M-05: Effect of Transplant Status in CD19-Targeted CAR T-Cell Therapy: A Systematic Review and Meta-Analysis
Rutgers University United States
To evaluate the likelihood of achieving minimal residual disease (MRD)-negative complete remission and incidence of severe cytokine release syndrome (sCRS) and neurotoxicity for CAR T-cell subjects who had undergone prior hematopoietic stem cell transplant (HSCT) versus those who were HSCT-naive.
ORAL PRESENTATION: 1:15PM
A systematic review was conducted of studies from PubMed, the Cochrane Library, and bibliographies. Studies used CD19-directed CAR T-cell therapy for relapsed/refractory B-cell cancers and identified prior HSCT status when reporting outcomes. Six studies were included in the primary meta-analysis.
Odds ratios and 95% confidence intervals for each study and pooled estimates were calculated using binary random-effects models. The pooled odds ratios calculated for MRD-negative complete remission was 1.864 in favor of HSCT-naïve subjects (95% CI 0.622 to 5.588). The pooled odds ratios for sCRS and neurotoxicity were 1.422 (95% CI 0.59 to 3.424) and 1.236 (95% CI 0.48 to 3.189) respectfully, both in favor of HSCT-naïve subjects. The results of this review demonstrate a minor, though non-statistically significant, increased likelihood for HSCT-naïve subjects to experience MRD-negative complete remission after treatment with CAR T-cell therapy. Subgroup analyses, though also non-statistically significant, suggest that the pooled estimate favoring HSCT-naïve subjects might be further bolstered by administration of cyclophosphamide/fludarabine (Cy/Flu) lymphodepleting chemotherapy, pediatric/young adult age, and use of retroviral-based CAR T-cell products.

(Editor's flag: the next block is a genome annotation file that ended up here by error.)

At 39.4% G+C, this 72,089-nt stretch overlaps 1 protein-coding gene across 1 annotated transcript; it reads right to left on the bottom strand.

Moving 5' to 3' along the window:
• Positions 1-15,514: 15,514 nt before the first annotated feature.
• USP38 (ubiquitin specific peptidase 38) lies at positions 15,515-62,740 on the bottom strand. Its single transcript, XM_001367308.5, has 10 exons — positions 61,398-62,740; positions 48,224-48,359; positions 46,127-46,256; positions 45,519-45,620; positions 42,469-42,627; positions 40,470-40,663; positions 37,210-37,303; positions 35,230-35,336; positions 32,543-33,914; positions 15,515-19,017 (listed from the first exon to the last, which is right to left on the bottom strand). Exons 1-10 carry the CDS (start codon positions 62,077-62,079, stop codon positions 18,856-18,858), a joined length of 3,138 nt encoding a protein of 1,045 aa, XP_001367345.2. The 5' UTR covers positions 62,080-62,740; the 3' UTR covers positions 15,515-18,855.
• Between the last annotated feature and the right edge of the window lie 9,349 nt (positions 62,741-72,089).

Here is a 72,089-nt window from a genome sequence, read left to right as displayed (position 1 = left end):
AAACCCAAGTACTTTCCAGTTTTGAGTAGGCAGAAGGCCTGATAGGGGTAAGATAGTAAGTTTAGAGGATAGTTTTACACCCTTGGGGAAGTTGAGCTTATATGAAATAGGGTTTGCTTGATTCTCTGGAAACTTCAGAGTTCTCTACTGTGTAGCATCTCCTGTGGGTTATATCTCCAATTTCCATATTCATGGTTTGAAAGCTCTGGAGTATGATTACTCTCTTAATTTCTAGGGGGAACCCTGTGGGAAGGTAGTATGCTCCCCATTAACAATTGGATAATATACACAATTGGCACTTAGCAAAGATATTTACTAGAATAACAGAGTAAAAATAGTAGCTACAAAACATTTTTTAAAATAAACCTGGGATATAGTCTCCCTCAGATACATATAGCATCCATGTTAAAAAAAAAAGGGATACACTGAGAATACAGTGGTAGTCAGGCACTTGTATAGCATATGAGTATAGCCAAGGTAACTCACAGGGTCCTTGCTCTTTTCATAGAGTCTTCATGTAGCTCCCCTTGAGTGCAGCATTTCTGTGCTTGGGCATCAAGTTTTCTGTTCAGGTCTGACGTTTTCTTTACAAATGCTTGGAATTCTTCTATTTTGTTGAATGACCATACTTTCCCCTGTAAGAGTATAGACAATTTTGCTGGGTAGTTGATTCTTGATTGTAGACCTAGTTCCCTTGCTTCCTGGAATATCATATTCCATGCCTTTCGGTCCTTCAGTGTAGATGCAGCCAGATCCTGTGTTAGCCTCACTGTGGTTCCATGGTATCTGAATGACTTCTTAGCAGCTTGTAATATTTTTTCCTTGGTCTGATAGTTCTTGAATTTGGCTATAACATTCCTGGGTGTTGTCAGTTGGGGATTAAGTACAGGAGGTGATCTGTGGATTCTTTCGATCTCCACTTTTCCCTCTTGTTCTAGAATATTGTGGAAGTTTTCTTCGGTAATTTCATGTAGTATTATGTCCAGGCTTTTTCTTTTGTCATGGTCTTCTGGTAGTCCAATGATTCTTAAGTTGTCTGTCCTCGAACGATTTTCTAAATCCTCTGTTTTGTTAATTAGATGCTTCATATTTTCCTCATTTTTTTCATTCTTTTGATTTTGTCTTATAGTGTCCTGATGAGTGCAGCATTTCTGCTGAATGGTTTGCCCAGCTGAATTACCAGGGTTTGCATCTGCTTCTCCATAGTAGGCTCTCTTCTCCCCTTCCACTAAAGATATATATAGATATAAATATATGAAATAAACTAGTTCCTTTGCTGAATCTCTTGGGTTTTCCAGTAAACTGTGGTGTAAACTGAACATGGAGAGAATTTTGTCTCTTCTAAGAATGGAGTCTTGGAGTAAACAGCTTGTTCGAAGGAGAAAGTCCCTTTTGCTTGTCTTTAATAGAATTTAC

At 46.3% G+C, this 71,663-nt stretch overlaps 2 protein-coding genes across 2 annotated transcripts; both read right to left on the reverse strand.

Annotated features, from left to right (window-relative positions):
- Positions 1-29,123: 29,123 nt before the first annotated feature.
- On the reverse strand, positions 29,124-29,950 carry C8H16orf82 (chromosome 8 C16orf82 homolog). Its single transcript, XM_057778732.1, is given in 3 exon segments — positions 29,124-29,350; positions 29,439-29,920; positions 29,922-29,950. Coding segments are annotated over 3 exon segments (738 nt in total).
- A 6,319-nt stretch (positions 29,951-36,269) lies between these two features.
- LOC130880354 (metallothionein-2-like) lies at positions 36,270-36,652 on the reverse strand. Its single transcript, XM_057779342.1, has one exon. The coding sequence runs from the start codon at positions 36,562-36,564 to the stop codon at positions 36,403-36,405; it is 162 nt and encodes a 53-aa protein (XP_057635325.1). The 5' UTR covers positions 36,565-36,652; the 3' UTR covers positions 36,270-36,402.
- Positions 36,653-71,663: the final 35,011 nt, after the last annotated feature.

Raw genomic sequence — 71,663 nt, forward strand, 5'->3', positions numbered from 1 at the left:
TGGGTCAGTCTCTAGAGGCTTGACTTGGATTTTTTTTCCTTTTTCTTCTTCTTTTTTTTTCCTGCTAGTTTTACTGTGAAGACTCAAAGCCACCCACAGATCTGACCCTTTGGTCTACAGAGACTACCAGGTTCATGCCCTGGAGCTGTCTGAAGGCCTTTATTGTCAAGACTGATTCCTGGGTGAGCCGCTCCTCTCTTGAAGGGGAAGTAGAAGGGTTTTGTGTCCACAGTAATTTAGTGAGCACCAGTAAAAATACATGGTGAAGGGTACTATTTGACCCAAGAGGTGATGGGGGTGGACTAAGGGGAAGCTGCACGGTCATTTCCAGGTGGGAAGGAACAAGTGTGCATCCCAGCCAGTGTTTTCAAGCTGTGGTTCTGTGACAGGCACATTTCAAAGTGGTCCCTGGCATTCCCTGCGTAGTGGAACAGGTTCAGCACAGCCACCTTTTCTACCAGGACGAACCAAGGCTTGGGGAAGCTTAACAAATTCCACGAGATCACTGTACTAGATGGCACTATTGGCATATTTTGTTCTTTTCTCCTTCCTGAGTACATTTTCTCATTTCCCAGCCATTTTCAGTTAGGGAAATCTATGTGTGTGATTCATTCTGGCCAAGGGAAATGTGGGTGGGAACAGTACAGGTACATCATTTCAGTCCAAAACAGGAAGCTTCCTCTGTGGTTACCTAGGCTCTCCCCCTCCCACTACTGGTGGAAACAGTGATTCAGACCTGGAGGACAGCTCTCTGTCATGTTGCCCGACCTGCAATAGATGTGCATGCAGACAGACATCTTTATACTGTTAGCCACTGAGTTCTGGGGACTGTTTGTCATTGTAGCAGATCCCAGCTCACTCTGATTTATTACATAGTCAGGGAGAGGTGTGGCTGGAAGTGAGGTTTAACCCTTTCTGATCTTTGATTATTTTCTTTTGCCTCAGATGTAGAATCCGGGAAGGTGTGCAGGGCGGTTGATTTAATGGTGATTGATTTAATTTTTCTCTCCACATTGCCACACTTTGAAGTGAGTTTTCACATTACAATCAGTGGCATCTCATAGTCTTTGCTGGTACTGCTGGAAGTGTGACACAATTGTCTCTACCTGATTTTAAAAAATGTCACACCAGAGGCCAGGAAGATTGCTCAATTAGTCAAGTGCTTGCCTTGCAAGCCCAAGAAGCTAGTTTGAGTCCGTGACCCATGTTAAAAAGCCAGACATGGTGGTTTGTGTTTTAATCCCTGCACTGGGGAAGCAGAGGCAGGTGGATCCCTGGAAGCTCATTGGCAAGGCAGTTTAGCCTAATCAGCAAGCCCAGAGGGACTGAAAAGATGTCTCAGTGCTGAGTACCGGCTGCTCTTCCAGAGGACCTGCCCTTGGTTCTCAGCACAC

While the pooled estimates showed a minor advantage among HSCT-naïve subjects for achieving MRD-negative CR, as well as a slight increased likelihood for experiencing sCRS and neurotoxicity, findings were non-statistically significant. Therefore, additional trials are needed to determine whether these tendencies favoring HSCT-naïve subjects are statistically significant. The tendency for HSCT-naïve subjects to derive improved efficacy outcomes, coupled with more severe toxicities, from CAR T-cell therapy are important clinical findings that may influence treatment decision-making if validated. Likewise, the subtle disadvantage noted among prior-HSCT subjects warrants further investigation. While trustworthy conclusions cannot be drawn from this review’s findings, these findings undoubtedly support the need for additional clinical trials to more clearly understand the relationship of prior transplant status on efficacy and safety of CAR T-cell therapy.